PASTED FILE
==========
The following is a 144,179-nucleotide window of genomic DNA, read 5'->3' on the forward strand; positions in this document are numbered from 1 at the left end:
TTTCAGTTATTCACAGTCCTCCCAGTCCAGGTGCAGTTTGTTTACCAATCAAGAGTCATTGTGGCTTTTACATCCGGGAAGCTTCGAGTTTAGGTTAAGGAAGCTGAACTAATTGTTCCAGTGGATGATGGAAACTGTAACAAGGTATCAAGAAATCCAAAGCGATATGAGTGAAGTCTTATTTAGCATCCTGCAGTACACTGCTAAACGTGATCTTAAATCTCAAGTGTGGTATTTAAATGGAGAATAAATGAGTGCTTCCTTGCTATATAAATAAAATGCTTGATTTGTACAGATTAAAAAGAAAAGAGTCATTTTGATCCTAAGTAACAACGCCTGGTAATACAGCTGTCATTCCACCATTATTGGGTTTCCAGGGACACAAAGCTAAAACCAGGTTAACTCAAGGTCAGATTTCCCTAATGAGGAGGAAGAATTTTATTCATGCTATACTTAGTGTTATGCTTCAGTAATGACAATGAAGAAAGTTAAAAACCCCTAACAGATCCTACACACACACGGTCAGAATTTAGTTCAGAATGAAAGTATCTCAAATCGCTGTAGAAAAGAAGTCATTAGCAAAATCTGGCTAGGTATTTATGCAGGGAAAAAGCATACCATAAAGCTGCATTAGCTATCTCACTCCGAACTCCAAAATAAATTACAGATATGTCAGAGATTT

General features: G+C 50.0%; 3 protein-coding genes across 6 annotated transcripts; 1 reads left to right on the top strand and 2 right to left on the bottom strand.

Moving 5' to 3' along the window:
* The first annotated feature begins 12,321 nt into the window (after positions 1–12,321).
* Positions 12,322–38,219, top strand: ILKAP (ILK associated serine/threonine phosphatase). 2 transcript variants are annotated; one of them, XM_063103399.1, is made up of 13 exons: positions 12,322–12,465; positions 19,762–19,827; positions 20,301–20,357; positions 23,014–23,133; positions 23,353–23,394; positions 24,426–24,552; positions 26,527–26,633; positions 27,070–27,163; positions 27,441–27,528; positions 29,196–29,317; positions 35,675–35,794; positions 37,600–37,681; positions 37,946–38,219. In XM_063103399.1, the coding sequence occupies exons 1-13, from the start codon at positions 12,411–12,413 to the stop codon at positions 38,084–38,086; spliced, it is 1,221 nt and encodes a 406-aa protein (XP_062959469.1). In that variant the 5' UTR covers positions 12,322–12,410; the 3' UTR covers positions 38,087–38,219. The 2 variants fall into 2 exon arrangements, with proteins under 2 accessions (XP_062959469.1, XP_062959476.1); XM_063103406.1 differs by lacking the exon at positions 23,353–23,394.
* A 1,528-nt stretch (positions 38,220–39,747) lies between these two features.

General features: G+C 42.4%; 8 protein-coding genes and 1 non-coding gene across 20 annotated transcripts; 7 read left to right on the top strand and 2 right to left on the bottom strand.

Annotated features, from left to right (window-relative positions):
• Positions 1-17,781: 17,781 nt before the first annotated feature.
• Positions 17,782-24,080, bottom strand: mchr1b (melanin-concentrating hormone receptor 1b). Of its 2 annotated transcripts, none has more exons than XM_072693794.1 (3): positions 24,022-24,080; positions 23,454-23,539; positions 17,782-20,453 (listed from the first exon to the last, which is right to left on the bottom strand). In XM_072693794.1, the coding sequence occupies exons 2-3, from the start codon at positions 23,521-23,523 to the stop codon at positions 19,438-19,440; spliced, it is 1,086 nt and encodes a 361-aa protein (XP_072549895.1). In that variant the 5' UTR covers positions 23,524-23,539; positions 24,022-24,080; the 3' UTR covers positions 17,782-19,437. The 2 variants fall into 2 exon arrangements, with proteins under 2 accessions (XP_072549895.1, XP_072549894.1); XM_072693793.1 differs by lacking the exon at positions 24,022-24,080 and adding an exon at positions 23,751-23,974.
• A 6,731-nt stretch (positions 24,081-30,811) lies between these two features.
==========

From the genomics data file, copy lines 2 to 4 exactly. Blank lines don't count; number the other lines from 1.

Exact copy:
TTTCAGTTATTCACAGTCCTCCCAGTCCAGGTGCAGTTTGTTTACCAATCAAGAGTCATTGTGGCTTTTACATCCGGGAAGCTTCGAGTTTAGGTTAAGGAAGCTGAACTAATTGTTCCAGTGGATGATGGAAACTGTAACAAGGTATCAAGAAATCCAAAGCGATATGAGTGAAGTCTTATTTAGCATCCTGCAGTACACTGCTAAACGTGATCTTAAATCTCAAGTGTGGTATTTAAATGGAGAATAAATGAGTGCTTCCTTGCTATATAAATAAAATGCTTGATTTGTACAGATTAAAAAGAAAAGAGTCATTTTGATCCTAAGTAACAACGCCTGGTAATACAGCTGTCATTCCACCATTATTGGGTTTCCAGGGACACAAAGCTAAAACCAGGTTAACTCAAGGTCAGATTTCCCTAATGAGGAGGAAGAATTTTATTCATGCTATACTTAGTGTTATGCTTCAGTAATGACAATGAAGAAAGTTAAAAACCCCTAACAGATCCTACACACACACGGTCAGAATTTAGTTCAGAATGAAAGTATCTCAAATCGCTGTAGAAAAGAAGTCATTAGCAAAATCTGGCTAGGTATTTATGCAGGGAAAAAGCATACCATAAAGCTGCATTAGCTATCTCACTCCGAACTCCAAAATAAATTACAGATATGTCAGAGATTT

General features: G+C 50.0%; 3 protein-coding genes across 6 annotated transcripts; 1 reads left to right on the top strand and 2 right to left on the bottom strand.

Moving 5' to 3' along the window: